INDIANAPOLIS - Human participation in research has surged in recent years as scientists seek causes and cures of myriad diseases. Accompanying the increase too has been greater public concern for patient safety and scrutiny of complex ethical, legal and regulatory issues.
Such issues will be tackled April 24-26 by Indiana University School of Medicine physicians and researchers and other prominent scientists at a national forum at the University Place Conference Center on the Indiana University-Purdue University Indianapolis campus. Accountability in Clinical Research: Balancing Risk and Benefit, sponsored by the National Patient Safety Foundation, will examine the management, conduct, funding and accountability of research involving human subjects.
Sharon M. Moe, M.D., IU School of Medicine's assistant dean for research support, will lead talks in a session about the role of oversight in assuring patient safety in clinical research. Eric M. Meslin, Ph.D., director of the IU Center for Bioethics, takes the lead in discussing the quality and content of information supplied to research patients about their roles and risks Media interest in biomedical research also has sharply increased, often focusing on controversial incidents involving health outcomes of patients. David W. Crabb, M.D., chairman of the School's Department of Medicine, and members of Indianapolis' news media will discuss and analyze real and hypothetical situations and responses to media coverage.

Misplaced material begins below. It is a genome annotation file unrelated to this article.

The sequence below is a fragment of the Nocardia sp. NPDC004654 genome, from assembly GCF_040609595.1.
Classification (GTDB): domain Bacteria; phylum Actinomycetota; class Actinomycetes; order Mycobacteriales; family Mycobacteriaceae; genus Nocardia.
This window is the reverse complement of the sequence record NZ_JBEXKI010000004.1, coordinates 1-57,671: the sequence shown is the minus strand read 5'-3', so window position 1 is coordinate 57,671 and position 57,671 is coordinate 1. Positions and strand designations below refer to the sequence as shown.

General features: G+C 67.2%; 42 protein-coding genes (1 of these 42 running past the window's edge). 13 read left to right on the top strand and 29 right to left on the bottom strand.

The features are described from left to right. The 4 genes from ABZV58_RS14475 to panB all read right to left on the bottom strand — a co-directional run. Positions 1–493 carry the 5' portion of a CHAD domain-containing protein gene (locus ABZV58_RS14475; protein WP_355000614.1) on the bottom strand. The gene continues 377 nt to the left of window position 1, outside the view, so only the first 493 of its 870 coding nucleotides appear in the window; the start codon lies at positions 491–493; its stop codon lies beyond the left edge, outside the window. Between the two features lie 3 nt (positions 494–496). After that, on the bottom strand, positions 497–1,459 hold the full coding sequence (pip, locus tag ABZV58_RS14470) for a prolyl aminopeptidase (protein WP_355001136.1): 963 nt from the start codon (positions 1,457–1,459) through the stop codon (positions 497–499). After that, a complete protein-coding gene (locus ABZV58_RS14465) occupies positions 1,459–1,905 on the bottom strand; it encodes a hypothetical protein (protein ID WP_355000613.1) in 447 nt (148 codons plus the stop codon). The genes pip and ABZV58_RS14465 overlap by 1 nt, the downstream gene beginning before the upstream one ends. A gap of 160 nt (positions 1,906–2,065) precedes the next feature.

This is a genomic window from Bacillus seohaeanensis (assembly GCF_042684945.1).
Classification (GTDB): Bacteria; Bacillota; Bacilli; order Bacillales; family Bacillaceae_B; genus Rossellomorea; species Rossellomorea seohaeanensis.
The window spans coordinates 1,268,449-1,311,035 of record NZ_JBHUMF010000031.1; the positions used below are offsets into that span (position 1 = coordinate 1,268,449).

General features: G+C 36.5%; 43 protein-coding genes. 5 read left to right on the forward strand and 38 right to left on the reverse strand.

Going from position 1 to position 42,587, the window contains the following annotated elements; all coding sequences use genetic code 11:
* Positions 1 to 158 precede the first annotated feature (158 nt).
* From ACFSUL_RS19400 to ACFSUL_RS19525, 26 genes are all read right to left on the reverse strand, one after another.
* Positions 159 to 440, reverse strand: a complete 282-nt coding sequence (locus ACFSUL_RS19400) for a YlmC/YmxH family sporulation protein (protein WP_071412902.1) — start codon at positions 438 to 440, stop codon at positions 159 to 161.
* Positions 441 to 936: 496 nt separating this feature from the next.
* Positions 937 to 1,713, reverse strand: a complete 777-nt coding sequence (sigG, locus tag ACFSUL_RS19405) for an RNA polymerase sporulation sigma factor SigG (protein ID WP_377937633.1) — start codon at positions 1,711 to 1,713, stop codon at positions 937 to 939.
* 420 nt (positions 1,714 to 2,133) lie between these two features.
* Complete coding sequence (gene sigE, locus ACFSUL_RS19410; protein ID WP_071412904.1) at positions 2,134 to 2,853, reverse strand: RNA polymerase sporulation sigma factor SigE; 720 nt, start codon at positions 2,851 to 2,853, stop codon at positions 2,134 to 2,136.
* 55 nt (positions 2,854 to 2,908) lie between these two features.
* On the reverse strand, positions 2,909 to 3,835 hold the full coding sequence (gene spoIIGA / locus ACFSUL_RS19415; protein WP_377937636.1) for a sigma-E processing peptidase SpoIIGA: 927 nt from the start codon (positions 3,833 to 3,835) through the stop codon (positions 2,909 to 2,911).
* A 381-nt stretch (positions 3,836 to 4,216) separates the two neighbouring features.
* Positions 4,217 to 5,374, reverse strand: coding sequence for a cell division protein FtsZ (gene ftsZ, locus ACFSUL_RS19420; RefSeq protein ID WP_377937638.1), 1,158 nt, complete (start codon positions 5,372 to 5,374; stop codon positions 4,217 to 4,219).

"This conference opens the door to continued dialogue about patient safety issues in clinical research settings," says Carol A. Ley, M.D., Ph.D., chair of NPSF's board of directors.
"The insight and experiences shared at this conference will be invaluable to health-care professionals, researchers, consumers and government entities - all essential in moving patient safety messages to a new level."